Beautiful Escape: Dungeoneer
US: 4 May 2010
Whatever else may be said about Beautiful Escape: Dungeoneer, it’s an experience that sticks with you. I don’t ascribe this to good writing so much as a great hook with tolerable writing supporting it, but if there is one area where the narrative and characterization grabbed me utterly, and put me at odds with the reviews for the game that I had encountered, it’s in the development of the character Daily.
Daily is your protagonist’s love interest, a callous and aloof dungeoneer at the head of the field. Daily plans to leave the conventional basement dungeon circuit—and Verge—behind in pursuit of higher forms of artistic cruelty. But at no point is this character referred to by pronoun, male or female; instead, the text uses Daily’s full name, even in dialogue when such use would become increasingly stilted. Verge keeps an assortment of photos from Daily’s “modeling days” on his desk, and the poses and clothing that Daily is shown in emphasize the character’s androgyny. So it was striking to me to be brought into the game by reviews (such as this one) that refer to Daily rather consistently in the feminine.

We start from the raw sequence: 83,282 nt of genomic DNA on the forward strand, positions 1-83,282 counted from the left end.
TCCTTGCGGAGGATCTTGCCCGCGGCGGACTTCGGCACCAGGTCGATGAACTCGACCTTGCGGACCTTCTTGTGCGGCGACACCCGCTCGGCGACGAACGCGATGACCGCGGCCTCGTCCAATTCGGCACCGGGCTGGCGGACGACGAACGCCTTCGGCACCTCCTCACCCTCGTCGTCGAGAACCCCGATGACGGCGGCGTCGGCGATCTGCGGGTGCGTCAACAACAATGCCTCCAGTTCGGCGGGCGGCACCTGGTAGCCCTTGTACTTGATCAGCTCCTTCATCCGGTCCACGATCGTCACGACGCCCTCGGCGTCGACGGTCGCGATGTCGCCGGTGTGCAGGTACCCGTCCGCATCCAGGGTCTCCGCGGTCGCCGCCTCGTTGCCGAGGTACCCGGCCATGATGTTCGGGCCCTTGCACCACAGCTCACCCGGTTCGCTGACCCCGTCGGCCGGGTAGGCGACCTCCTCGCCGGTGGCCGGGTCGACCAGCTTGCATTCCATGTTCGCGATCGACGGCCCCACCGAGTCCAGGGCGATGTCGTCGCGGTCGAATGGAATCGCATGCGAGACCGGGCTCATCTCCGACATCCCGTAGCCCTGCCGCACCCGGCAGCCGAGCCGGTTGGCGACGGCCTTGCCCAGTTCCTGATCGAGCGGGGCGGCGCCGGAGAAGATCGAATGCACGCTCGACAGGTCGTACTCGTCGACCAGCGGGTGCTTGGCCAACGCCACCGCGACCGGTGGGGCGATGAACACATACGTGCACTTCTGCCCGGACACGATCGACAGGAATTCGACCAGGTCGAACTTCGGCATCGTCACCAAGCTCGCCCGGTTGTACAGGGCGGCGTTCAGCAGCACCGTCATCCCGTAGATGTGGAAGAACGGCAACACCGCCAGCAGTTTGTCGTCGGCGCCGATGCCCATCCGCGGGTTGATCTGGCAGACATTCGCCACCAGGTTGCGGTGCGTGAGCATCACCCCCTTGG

I don’t mean to critique the viewpoints of these reviews, as obviously such ambiguity lends itself to multiple valid interpretations. But while Daily’s high-pitched screaming in the finale might lend a player toward a certain translation of the text, the absence of gendered pronouns is clearly quite deliberate. That is, it’s as justifiable to characterize Daily as male, and Verge’s relationship with Daily as homosexual, as it is to assume that Daily is both genders or neither. The character is meant to be archetypal, transcending simple definition or ideas. You could never say that it’s entirely revolutionary as a literary device, but the fact that it’s rare enough that it might be remarked upon in an article like this points, I think, to certain potential oversights in how we conventionally write about gender and sexuality in video game narratives.
Case in point, the ongoing confusion and at times appalling lack of sensitivity displayed in the popular gaming press with respect to NieR‘s Kaine, a human girl possessed by a male demon. Apparently unable to parse the complexity of this idea, Kotaku writer Brian Ashcraft once infamously labeled the character a “hermaphrodite,” failing to take into account either the technical or political incorrectness of this usage (”NieR‘s Hermaphrodite Character”, Kotaku, 15 Sept 2009). It’s hard to say what’s worse in this case, that Ashcraft went unrebuked or that examples such as Kaine are just rare enough to remain isolated and for the most part unexamined, discounting mentions such as those in GameSetWatch (Tom Cross, “Sexualization in Video Games”, GameSetWatch, 11 Dec 2009). Either way, it seems to bear further comment than it has heretofore received.